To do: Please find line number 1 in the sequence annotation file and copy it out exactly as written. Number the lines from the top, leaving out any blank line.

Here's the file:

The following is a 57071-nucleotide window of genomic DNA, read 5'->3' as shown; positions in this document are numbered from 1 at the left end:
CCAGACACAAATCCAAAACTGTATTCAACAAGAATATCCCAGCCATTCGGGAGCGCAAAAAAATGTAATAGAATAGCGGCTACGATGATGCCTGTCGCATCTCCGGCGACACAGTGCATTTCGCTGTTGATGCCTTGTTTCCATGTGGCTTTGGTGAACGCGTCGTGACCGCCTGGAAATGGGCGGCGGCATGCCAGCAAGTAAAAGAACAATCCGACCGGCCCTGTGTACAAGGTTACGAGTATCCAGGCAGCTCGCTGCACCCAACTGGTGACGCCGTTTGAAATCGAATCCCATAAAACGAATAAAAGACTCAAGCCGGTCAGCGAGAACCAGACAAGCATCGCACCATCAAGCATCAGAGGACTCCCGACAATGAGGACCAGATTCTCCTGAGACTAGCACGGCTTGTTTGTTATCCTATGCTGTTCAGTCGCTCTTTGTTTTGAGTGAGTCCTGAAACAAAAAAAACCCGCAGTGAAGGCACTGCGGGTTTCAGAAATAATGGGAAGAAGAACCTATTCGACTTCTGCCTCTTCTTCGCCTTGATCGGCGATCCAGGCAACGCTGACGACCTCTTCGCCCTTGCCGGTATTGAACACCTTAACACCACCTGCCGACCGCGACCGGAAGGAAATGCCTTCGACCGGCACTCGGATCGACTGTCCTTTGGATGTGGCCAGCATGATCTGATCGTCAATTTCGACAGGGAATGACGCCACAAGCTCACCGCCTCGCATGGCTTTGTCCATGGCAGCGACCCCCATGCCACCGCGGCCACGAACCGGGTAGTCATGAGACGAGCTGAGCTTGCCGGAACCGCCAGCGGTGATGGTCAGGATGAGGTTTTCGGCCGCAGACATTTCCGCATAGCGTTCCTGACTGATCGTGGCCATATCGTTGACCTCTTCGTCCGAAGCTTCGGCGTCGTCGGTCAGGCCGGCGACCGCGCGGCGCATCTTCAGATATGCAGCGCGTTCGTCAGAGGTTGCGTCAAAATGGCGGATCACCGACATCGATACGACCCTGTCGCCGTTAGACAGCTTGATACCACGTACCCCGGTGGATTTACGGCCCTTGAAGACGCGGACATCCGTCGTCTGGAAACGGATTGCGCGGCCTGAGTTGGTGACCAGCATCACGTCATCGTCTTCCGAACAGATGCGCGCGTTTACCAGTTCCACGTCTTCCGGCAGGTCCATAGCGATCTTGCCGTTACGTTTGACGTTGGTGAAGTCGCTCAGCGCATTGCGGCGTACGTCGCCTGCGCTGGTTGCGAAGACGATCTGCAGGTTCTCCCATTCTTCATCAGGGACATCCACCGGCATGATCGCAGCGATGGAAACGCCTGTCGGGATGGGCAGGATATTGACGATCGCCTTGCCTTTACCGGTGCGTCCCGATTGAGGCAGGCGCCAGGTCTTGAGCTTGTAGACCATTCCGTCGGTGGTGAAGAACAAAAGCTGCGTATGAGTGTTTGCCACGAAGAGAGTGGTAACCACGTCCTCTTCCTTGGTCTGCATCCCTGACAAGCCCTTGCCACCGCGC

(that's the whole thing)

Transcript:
The following is a 57071-nucleotide window of genomic DNA, read 5'->3' as shown; positions in this document are numbered from 1 at the left end: